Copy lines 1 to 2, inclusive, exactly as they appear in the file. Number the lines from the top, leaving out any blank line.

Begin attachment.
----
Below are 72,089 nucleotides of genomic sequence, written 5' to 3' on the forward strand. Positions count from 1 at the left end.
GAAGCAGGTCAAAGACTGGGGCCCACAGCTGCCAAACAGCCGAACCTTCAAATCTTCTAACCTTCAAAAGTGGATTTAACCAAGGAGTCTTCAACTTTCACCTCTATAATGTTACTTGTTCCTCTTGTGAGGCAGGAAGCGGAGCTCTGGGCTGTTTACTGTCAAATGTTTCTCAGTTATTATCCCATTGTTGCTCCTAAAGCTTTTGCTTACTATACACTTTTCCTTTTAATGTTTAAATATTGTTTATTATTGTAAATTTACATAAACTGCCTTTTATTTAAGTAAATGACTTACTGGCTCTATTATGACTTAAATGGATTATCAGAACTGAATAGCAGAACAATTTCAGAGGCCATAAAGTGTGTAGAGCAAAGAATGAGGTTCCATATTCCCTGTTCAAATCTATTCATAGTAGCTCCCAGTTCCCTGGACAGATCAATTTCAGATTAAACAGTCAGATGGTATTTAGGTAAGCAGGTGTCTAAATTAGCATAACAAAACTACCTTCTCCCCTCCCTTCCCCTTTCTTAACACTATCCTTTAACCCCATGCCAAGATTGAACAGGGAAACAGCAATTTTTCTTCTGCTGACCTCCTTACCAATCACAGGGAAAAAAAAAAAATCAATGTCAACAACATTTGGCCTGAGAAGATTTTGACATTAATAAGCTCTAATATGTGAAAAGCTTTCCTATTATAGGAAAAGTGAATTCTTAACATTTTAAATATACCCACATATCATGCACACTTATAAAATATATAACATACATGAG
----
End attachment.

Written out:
Below are 72,089 nucleotides of genomic sequence, written 5' to 3' on the forward strand. Positions count from 1 at the left end.
GAAGCAGGTCAAAGACTGGGGCCCACAGCTGCCAAACAGCCGAACCTTCAAATCTTCTAACCTTCAAAAGTGGATTTAACCAAGGAGTCTTCAACTTTCACCTCTATAATGTTACTTGTTCCTCTTGTGAGGCAGGAAGCGGAGCTCTGGGCTGTTTACTGTCAAATGTTTCTCAGTTATTATCCCATTGTTGCTCCTAAAGCTTTTGCTTACTATACACTTTTCCTTTTAATGTTTAAATATTGTTTATTATTGTAAATTTACATAAACTGCCTTTTATTTAAGTAAATGACTTACTGGCTCTATTATGACTTAAATGGATTATCAGAACTGAATAGCAGAACAATTTCAGAGGCCATAAAGTGTGTAGAGCAAAGAATGAGGTTCCATATTCCCTGTTCAAATCTATTCATAGTAGCTCCCAGTTCCCTGGACAGATCAATTTCAGATTAAACAGTCAGATGGTATTTAGGTAAGCAGGTGTCTAAATTAGCATAACAAAACTACCTTCTCCCCTCCCTTCCCCTTTCTTAACACTATCCTTTAACCCCATGCCAAGATTGAACAGGGAAACAGCAATTTTTCTTCTGCTGACCTCCTTACCAATCACAGGGAAAAAAAAAAAATCAATGTCAACAACATTTGGCCTGAGAAGATTTTGACATTAATAAGCTCTAATATGTGAAAAGCTTTCCTATTATAGGAAAAGTGAATTCTTAACATTTTAAATATACCCACATATCATGCACACTTATAAAATATATAACATACATGAG